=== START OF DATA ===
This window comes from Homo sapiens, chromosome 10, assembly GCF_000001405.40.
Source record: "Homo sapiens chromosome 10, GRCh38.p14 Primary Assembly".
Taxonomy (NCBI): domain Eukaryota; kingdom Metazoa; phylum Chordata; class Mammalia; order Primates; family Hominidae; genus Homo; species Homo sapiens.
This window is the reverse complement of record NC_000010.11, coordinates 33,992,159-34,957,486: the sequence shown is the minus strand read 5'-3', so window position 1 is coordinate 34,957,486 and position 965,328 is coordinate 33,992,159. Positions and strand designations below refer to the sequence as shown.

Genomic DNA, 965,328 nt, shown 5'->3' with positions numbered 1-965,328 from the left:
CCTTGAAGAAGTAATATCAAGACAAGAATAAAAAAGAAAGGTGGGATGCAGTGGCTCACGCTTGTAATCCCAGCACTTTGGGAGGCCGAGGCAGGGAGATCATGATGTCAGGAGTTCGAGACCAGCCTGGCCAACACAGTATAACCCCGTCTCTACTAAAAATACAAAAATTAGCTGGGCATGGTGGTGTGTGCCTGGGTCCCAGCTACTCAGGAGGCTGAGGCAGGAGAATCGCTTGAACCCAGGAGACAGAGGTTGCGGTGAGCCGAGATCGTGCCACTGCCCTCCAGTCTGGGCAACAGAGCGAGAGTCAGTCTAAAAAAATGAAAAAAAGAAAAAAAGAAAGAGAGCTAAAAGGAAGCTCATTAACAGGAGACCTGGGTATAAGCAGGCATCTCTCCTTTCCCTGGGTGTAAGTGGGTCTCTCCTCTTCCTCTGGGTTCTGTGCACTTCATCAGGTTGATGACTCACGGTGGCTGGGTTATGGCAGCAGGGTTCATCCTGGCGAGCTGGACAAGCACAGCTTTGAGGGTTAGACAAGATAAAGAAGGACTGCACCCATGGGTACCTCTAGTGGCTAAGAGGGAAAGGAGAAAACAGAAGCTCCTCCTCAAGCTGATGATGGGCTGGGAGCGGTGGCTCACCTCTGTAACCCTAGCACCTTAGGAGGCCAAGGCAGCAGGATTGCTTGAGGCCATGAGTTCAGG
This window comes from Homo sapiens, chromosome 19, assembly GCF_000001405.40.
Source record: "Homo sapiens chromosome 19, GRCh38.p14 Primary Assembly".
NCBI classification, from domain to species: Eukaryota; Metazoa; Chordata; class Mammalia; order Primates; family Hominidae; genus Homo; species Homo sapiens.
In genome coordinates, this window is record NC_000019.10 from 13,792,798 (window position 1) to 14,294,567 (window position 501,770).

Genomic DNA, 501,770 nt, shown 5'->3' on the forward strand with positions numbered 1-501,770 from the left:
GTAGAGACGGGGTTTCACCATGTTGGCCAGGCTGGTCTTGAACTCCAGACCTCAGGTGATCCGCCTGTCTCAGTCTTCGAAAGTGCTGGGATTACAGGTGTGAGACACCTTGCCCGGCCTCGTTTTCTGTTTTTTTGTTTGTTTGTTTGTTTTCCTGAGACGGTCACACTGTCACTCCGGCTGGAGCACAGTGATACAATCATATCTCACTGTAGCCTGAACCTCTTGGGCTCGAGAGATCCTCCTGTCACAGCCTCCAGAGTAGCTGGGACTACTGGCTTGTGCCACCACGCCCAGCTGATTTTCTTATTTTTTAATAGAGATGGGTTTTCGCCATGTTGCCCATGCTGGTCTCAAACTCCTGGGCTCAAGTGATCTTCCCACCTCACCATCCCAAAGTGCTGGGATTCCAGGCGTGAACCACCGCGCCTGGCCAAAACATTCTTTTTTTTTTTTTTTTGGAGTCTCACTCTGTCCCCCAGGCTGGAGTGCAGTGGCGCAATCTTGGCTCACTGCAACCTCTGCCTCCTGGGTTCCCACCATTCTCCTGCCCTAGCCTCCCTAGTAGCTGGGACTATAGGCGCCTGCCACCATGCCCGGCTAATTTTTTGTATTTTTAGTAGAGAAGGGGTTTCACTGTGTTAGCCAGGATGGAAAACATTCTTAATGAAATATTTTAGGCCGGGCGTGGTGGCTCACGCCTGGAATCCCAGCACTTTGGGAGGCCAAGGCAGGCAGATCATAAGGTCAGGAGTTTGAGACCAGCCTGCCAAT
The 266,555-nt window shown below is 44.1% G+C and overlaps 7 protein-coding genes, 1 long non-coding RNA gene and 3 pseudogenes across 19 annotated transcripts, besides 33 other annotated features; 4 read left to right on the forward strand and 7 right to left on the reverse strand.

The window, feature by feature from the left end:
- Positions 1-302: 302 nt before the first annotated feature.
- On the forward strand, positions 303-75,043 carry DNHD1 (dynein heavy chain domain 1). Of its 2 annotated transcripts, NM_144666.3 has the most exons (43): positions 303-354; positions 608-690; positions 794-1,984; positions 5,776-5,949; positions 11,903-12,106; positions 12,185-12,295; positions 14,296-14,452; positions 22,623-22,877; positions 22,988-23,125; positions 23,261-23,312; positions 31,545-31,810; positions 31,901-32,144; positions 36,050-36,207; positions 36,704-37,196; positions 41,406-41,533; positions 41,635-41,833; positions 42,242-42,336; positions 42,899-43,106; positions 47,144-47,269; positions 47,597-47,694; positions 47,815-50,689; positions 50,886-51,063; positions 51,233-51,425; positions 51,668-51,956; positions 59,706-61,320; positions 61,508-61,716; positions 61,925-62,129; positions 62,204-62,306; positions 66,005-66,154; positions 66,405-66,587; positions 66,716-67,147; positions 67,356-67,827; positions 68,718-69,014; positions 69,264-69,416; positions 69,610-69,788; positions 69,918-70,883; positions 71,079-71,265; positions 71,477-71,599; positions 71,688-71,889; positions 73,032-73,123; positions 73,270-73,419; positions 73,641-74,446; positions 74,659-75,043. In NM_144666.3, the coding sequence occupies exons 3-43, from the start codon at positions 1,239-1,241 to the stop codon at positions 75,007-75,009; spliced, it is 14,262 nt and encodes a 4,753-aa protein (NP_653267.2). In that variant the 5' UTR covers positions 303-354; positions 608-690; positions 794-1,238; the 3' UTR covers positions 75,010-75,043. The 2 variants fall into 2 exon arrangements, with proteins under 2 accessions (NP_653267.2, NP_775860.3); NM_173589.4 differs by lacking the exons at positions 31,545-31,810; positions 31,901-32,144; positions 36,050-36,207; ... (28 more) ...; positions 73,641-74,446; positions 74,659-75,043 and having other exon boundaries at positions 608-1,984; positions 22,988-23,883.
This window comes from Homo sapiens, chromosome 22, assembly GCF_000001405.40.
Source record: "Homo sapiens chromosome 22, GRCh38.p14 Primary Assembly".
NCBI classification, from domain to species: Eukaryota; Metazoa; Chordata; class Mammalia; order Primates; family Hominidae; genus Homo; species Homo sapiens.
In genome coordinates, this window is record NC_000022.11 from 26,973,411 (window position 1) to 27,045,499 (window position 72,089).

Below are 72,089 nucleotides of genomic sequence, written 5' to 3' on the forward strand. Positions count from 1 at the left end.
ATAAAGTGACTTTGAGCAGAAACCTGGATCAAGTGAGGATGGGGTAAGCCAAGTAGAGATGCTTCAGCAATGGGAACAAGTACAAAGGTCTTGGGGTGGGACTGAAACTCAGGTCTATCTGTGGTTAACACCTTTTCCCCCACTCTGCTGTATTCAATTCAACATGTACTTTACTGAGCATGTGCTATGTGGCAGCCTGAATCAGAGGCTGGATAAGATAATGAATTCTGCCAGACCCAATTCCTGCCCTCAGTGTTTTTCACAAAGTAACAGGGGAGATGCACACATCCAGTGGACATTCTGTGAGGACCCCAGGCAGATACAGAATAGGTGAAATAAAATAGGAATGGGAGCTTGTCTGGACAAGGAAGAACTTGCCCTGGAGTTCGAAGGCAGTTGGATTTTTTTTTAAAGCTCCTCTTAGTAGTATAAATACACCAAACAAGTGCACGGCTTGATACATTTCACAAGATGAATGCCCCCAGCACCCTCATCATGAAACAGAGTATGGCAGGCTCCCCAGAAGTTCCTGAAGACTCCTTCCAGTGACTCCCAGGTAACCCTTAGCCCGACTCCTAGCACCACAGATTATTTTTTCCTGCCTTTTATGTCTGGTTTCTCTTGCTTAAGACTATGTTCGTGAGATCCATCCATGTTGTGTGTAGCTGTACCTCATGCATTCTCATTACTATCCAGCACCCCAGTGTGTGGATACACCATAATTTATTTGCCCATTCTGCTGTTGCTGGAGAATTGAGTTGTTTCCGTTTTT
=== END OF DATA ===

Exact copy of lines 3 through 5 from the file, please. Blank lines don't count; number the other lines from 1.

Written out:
Taxonomy (NCBI): domain Eukaryota; kingdom Metazoa; phylum Chordata; class Mammalia; order Primates; family Hominidae; genus Homo; species Homo sapiens.
This window is the reverse complement of record NC_000010.11, coordinates 33,992,159-34,957,486: the sequence shown is the minus strand read 5'-3', so window position 1 is coordinate 34,957,486 and position 965,328 is coordinate 33,992,159. Positions and strand designations below refer to the sequence as shown.

Genomic DNA, 965,328 nt, shown 5'->3' with positions numbered 1-965,328 from the left: